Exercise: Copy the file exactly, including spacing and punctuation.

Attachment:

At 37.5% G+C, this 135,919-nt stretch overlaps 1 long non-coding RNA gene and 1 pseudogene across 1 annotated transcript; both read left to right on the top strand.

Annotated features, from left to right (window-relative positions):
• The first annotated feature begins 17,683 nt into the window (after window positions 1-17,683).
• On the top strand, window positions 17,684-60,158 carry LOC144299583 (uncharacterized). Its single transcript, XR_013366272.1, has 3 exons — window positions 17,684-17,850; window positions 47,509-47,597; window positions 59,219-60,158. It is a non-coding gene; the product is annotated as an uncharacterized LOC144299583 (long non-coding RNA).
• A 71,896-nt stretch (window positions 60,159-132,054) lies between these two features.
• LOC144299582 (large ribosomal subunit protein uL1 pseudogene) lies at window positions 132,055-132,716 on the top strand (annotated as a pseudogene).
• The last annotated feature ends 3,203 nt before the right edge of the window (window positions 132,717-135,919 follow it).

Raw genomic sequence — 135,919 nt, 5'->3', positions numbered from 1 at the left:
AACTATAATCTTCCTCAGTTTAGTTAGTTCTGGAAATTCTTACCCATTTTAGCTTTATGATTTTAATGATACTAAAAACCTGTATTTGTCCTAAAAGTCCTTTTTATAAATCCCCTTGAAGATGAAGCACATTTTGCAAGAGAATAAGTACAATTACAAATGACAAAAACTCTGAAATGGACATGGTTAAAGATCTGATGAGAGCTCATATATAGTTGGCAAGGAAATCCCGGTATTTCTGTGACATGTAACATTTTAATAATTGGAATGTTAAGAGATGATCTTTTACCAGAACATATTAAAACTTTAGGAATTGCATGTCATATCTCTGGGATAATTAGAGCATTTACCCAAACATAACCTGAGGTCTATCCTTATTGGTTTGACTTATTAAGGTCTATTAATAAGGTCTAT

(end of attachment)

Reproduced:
At 37.5% G+C, this 135,919-nt stretch overlaps 1 long non-coding RNA gene and 1 pseudogene across 1 annotated transcript; both read left to right on the top strand.

Annotated features, from left to right (window-relative positions):
• The first annotated feature begins 17,683 nt into the window (after window positions 1-17,683).
• On the top strand, window positions 17,684-60,158 carry LOC144299583 (uncharacterized). Its single transcript, XR_013366272.1, has 3 exons — window positions 17,684-17,850; window positions 47,509-47,597; window positions 59,219-60,158. It is a non-coding gene; the product is annotated as an uncharacterized LOC144299583 (long non-coding RNA).
• A 71,896-nt stretch (window positions 60,159-132,054) lies between these two features.
• LOC144299582 (large ribosomal subunit protein uL1 pseudogene) lies at window positions 132,055-132,716 on the top strand (annotated as a pseudogene).
• The last annotated feature ends 3,203 nt before the right edge of the window (window positions 132,717-135,919 follow it).

Raw genomic sequence — 135,919 nt, 5'->3', positions numbered from 1 at the left:
AACTATAATCTTCCTCAGTTTAGTTAGTTCTGGAAATTCTTACCCATTTTAGCTTTATGATTTTAATGATACTAAAAACCTGTATTTGTCCTAAAAGTCCTTTTTATAAATCCCCTTGAAGATGAAGCACATTTTGCAAGAGAATAAGTACAATTACAAATGACAAAAACTCTGAAATGGACATGGTTAAAGATCTGATGAGAGCTCATATATAGTTGGCAAGGAAATCCCGGTATTTCTGTGACATGTAACATTTTAATAATTGGAATGTTAAGAGATGATCTTTTACCAGAACATATTAAAACTTTAGGAATTGCATGTCATATCTCTGGGATAATTAGAGCATTTACCCAAACATAACCTGAGGTCTATCCTTATTGGTTTGACTTATTAAGGTCTATTAATAAGGTCTAT